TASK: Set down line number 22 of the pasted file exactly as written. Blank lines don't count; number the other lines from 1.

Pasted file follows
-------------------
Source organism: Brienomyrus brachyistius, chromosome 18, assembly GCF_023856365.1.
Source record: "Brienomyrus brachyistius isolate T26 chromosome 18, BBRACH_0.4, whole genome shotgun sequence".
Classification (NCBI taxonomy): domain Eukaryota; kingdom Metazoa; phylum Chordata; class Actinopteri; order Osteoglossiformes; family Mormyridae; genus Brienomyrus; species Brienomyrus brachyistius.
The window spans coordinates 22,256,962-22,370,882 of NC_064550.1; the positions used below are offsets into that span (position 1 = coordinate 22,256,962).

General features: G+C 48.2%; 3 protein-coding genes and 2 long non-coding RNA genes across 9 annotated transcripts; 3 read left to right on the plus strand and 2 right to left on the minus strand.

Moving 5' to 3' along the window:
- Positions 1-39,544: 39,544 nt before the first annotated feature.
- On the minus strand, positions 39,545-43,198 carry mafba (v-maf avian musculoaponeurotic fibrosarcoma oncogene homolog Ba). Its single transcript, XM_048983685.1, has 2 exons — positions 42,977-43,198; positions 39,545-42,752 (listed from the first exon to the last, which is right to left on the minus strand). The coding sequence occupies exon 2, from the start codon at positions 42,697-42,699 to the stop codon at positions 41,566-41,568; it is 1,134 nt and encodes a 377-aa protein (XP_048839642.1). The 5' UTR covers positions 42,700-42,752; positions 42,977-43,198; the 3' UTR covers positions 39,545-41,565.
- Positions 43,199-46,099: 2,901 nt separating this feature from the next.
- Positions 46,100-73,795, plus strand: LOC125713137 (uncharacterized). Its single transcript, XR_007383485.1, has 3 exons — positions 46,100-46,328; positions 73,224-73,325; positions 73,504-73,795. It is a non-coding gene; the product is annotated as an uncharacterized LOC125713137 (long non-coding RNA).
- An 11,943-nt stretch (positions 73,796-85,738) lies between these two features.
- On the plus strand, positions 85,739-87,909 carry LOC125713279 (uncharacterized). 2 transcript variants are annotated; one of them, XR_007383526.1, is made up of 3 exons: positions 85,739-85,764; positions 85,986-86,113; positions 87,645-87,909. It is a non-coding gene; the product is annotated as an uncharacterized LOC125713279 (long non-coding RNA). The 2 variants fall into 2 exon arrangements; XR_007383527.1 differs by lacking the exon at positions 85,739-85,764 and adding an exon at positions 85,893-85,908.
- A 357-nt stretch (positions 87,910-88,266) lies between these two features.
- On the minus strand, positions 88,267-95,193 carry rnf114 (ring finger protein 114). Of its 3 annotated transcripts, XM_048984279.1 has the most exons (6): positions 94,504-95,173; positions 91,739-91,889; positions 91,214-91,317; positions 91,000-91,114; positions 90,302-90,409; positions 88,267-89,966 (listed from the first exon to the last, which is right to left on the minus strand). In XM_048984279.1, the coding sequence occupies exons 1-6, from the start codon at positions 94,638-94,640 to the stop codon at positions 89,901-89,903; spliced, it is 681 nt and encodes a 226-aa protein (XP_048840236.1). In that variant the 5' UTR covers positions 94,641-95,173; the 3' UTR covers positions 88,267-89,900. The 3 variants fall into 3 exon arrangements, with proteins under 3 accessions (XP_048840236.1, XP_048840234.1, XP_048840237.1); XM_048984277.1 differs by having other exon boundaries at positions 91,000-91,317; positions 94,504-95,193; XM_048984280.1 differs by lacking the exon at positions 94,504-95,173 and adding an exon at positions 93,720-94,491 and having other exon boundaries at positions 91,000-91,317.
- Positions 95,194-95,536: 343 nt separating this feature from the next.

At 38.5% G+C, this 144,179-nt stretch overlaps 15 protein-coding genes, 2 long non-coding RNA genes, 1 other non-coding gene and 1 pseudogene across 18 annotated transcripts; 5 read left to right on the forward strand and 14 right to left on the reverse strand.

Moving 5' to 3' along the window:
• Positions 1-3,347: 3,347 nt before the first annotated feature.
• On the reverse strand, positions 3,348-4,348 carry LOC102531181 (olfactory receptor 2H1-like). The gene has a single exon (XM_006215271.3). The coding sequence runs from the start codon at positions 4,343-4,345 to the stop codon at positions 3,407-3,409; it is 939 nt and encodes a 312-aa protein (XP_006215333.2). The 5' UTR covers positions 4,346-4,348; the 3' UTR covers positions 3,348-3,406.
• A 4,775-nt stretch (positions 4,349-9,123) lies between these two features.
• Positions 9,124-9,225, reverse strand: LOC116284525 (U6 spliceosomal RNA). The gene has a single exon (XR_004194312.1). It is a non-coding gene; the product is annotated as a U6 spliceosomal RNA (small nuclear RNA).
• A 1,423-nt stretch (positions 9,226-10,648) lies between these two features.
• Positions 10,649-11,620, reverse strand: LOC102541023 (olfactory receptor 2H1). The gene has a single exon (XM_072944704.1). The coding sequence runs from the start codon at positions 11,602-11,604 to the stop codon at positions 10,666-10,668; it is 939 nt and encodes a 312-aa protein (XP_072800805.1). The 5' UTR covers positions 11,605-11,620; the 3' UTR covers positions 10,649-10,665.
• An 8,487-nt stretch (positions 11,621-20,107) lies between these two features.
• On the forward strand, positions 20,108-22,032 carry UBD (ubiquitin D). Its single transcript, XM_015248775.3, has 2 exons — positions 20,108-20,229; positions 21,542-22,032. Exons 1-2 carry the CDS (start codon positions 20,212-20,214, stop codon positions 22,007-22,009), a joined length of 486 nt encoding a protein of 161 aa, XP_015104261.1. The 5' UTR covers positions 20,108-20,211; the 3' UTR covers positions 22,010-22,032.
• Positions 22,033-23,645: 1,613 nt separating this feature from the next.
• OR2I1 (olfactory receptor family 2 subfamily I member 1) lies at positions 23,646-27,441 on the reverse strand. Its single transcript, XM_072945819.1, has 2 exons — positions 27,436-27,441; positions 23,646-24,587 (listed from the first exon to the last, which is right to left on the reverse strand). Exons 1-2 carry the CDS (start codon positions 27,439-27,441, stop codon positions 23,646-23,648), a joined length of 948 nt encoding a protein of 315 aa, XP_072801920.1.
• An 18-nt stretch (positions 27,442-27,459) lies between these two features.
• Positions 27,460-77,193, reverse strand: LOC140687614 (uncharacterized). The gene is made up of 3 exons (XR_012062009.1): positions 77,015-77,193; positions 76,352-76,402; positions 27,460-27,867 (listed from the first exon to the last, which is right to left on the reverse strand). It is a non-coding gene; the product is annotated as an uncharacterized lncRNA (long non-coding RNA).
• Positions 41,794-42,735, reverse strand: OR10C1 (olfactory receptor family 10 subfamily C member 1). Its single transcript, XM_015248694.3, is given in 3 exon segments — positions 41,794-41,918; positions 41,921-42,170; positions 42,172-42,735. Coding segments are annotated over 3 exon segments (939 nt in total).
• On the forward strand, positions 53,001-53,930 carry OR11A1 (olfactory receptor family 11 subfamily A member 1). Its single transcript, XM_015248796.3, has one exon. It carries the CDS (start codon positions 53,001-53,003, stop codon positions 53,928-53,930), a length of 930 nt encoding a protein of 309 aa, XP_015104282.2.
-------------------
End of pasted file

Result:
• A 1,423-nt stretch (positions 9,226-10,648) lies between these two features.